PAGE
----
In land plants, the guard cells differ from other epidermal cells in having

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Guard cells are specialized cells present in the epidermis layer of the leaves and stem in plants. Guard cells are always present in pairs with a space between them. The space is called the stomatal pore. The stomatal pore is responsible for the exchange of water and gases in plants.

Apart from the mitochondria, ER, and nucleus, guard cells also contain photosynthetic pigments chloroplasts. Chloroplast is absent in other epidermal cells. Therefore, guard cells also synthesize glucose through photosynthesis. Chloroplasts are light-sensitive photoreceptors and also play an important role in the light-induced stomatal opening.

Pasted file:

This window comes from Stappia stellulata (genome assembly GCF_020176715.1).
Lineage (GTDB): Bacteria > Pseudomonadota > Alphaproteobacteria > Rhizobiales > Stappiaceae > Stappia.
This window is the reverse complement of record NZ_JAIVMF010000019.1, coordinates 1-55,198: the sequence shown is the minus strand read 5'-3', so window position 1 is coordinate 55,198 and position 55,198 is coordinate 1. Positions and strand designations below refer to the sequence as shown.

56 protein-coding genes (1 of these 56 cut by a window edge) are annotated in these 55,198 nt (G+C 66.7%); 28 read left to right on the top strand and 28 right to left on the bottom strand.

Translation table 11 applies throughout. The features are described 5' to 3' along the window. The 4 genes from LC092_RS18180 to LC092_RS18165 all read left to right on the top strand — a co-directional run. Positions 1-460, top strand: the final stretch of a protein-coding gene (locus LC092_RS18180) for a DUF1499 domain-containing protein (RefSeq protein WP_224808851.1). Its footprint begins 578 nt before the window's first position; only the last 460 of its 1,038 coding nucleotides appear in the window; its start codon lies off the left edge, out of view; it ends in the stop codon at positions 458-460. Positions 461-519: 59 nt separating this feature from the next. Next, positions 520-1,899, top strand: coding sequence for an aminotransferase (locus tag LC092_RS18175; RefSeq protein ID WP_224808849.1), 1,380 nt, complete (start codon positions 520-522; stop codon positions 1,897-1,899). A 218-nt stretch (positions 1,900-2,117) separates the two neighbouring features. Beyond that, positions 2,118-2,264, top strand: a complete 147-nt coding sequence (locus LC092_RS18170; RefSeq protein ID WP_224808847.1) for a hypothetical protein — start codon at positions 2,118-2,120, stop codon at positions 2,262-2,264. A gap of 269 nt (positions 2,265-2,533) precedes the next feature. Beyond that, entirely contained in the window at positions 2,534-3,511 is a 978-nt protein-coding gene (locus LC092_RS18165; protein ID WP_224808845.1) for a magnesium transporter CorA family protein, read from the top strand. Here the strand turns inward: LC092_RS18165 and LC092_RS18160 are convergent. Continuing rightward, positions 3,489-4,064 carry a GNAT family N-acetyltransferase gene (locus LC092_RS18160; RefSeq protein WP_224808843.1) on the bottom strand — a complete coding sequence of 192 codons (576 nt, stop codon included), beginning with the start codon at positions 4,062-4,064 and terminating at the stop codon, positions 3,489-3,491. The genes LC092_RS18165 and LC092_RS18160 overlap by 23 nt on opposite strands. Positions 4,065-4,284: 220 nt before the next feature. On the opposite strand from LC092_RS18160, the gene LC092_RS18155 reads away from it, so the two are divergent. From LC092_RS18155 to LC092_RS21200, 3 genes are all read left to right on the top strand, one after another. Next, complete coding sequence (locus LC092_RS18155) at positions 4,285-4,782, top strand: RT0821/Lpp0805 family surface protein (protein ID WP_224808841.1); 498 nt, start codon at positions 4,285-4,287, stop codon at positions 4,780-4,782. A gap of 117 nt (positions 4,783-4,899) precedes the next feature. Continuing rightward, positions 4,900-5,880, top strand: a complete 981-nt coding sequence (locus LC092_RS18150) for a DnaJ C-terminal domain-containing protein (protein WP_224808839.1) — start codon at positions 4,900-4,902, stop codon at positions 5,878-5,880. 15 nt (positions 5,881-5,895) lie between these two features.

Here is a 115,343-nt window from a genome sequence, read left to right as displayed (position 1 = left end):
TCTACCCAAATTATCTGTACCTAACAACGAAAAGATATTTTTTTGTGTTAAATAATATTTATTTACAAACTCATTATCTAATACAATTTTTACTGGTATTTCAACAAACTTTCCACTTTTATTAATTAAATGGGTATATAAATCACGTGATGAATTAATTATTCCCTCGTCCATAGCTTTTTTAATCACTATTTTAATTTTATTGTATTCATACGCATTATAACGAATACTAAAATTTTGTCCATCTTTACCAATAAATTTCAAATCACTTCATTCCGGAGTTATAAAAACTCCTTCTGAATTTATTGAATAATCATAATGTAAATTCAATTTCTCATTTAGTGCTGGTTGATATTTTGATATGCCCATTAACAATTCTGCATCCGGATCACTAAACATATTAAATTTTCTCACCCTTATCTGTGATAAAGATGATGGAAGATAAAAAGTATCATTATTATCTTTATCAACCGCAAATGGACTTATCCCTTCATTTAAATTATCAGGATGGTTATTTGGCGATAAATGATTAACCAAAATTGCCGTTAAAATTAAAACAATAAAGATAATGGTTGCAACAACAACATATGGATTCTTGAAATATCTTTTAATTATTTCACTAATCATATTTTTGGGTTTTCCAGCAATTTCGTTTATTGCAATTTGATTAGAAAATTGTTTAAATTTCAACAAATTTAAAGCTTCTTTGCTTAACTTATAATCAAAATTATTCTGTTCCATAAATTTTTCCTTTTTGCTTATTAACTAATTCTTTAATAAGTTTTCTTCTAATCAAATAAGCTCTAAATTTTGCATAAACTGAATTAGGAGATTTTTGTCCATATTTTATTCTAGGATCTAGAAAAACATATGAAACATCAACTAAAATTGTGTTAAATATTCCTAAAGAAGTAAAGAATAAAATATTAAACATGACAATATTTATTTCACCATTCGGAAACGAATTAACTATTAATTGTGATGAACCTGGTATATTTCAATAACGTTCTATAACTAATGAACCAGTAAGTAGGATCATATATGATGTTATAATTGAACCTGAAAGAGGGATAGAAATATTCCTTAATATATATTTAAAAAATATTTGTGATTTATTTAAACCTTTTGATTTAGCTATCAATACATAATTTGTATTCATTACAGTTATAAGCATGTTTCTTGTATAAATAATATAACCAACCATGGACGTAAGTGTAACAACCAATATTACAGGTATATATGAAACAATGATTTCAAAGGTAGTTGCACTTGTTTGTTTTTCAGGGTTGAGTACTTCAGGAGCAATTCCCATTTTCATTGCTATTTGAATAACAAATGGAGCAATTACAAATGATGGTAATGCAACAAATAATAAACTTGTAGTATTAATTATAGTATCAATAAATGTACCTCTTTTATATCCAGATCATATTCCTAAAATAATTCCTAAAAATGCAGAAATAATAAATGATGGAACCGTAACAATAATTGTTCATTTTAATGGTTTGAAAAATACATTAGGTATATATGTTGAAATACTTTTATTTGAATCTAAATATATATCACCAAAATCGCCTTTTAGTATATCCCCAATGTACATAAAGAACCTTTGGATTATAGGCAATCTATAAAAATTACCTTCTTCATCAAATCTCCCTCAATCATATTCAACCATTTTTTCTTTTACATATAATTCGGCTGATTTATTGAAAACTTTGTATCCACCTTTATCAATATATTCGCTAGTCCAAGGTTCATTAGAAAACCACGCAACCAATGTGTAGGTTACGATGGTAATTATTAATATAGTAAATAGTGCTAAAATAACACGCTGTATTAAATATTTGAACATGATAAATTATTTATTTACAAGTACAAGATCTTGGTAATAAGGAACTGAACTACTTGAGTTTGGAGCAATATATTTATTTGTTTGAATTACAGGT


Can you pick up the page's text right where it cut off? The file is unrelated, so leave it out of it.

Usually, most plant species contain about 10–15 chloroplasts per guard cell as compared to 30–70 in the palisade mesophyll cell. The chloroplast in guard cells is less developed, smaller in size, and has less granal stacking as compared to the mesophyll cells.